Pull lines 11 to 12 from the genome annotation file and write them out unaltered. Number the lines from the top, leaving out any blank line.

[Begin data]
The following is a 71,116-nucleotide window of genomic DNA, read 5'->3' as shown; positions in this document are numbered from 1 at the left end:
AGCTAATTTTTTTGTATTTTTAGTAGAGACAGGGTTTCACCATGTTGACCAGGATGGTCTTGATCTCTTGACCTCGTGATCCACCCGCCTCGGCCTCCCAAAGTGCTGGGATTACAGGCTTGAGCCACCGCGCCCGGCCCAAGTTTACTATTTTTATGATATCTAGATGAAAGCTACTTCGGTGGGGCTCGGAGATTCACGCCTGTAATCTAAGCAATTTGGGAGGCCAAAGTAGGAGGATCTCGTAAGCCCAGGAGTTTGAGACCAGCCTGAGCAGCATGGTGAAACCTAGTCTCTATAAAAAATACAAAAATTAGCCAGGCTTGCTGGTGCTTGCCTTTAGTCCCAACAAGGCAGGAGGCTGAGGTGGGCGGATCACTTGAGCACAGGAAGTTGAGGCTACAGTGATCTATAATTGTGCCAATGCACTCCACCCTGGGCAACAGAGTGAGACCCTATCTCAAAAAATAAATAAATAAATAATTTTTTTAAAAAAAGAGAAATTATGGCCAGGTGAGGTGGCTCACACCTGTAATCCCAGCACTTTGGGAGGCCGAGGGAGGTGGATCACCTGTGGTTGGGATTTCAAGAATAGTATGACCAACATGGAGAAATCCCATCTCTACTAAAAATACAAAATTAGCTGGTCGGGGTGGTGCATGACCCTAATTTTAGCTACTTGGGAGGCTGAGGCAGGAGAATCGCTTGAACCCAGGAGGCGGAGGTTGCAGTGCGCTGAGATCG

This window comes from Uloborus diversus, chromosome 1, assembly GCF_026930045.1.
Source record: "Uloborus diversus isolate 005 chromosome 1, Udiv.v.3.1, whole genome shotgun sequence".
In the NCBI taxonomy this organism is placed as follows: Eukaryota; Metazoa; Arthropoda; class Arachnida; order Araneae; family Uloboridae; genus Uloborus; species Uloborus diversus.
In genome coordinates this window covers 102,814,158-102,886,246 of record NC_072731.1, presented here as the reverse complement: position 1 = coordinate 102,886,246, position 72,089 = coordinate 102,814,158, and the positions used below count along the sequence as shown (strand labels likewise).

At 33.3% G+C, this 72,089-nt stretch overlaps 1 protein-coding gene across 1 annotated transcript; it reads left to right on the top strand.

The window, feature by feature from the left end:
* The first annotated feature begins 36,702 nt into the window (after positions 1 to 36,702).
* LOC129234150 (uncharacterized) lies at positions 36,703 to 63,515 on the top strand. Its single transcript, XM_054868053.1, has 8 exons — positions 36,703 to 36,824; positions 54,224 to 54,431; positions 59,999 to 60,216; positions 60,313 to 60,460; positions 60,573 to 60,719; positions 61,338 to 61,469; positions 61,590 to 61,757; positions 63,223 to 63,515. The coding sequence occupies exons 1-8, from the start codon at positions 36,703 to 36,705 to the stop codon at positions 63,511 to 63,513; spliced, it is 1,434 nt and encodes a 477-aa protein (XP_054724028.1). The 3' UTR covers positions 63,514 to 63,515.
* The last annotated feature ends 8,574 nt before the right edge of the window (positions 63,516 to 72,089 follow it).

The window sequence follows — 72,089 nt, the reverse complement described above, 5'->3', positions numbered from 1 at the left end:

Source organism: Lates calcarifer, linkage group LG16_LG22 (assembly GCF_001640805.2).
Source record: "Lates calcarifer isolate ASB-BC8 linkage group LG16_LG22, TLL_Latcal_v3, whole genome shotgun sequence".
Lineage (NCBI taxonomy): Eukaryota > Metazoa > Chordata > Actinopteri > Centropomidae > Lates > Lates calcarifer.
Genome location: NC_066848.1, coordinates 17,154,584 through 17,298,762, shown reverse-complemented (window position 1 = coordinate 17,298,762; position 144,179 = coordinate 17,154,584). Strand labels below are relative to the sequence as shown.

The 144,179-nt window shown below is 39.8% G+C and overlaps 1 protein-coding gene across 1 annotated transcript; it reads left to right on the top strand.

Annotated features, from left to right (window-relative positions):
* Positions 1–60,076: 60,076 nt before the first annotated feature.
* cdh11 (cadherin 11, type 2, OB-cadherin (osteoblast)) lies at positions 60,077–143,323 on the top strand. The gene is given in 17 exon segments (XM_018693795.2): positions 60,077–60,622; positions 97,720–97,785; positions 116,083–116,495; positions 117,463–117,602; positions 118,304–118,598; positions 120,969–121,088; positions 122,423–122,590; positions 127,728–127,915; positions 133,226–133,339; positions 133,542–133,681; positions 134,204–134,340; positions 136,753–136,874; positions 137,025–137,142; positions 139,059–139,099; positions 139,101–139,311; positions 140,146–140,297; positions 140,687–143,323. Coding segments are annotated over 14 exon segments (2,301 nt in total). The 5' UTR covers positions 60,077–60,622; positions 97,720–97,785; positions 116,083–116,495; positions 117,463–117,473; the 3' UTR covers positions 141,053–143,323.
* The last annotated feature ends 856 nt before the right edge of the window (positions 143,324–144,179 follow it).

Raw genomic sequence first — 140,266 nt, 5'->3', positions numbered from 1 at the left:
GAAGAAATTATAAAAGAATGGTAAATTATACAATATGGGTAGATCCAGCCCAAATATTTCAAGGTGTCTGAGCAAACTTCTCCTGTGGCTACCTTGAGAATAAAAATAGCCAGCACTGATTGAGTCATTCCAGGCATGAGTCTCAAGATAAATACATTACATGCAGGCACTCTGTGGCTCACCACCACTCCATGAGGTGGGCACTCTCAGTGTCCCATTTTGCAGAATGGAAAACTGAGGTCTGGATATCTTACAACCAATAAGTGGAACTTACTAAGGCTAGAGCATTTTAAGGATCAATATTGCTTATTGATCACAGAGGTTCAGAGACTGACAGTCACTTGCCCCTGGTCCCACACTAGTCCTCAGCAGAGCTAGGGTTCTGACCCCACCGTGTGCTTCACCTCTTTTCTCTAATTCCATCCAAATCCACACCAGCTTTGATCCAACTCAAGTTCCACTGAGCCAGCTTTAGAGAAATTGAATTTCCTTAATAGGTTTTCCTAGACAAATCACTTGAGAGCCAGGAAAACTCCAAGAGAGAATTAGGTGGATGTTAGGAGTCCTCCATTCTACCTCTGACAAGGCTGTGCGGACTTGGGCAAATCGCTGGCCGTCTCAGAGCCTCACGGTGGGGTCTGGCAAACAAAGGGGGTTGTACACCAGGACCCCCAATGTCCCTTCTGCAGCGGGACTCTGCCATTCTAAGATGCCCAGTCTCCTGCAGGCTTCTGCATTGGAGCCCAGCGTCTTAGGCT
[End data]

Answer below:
* The last annotated feature ends 8,574 nt before the right edge of the window (positions 63,516 to 72,089 follow it).

The window sequence follows — 72,089 nt, the reverse complement described above, 5'->3', positions numbered from 1 at the left end: